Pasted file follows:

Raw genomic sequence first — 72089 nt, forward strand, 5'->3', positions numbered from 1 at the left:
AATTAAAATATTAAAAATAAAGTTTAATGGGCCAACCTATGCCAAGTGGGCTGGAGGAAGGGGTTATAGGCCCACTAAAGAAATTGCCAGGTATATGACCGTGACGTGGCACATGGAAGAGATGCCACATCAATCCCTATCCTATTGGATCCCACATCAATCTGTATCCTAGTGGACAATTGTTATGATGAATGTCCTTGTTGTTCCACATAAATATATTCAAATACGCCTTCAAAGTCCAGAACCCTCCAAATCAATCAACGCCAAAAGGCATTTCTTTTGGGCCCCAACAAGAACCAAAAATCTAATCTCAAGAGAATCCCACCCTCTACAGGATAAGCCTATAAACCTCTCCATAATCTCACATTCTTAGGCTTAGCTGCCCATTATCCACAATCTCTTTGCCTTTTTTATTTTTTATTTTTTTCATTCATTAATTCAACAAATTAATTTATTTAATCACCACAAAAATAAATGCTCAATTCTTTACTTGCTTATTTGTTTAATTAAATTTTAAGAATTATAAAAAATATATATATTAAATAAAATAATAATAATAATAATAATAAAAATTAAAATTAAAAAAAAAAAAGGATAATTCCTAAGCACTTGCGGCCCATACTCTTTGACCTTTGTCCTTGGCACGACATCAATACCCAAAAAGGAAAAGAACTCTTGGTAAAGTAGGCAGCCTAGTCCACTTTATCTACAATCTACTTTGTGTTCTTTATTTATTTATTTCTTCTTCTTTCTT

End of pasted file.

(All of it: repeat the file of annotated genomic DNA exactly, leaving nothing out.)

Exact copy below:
Raw genomic sequence first — 72089 nt, forward strand, 5'->3', positions numbered from 1 at the left:
AATTAAAATATTAAAAATAAAGTTTAATGGGCCAACCTATGCCAAGTGGGCTGGAGGAAGGGGTTATAGGCCCACTAAAGAAATTGCCAGGTATATGACCGTGACGTGGCACATGGAAGAGATGCCACATCAATCCCTATCCTATTGGATCCCACATCAATCTGTATCCTAGTGGACAATTGTTATGATGAATGTCCTTGTTGTTCCACATAAATATATTCAAATACGCCTTCAAAGTCCAGAACCCTCCAAATCAATCAACGCCAAAAGGCATTTCTTTTGGGCCCCAACAAGAACCAAAAATCTAATCTCAAGAGAATCCCACCCTCTACAGGATAAGCCTATAAACCTCTCCATAATCTCACATTCTTAGGCTTAGCTGCCCATTATCCACAATCTCTTTGCCTTTTTTATTTTTTATTTTTTTCATTCATTAATTCAACAAATTAATTTATTTAATCACCACAAAAATAAATGCTCAATTCTTTACTTGCTTATTTGTTTAATTAAATTTTAAGAATTATAAAAAATATATATATTAAATAAAATAATAATAATAATAATAATAAAAATTAAAATTAAAAAAAAAAAAGGATAATTCCTAAGCACTTGCGGCCCATACTCTTTGACCTTTGTCCTTGGCACGACATCAATACCCAAAAAGGAAAAGAACTCTTGGTAAAGTAGGCAGCCTAGTCCACTTTATCTACAATCTACTTTGTGTTCTTTATTTATTTATTTCTTCTTCTTTCTT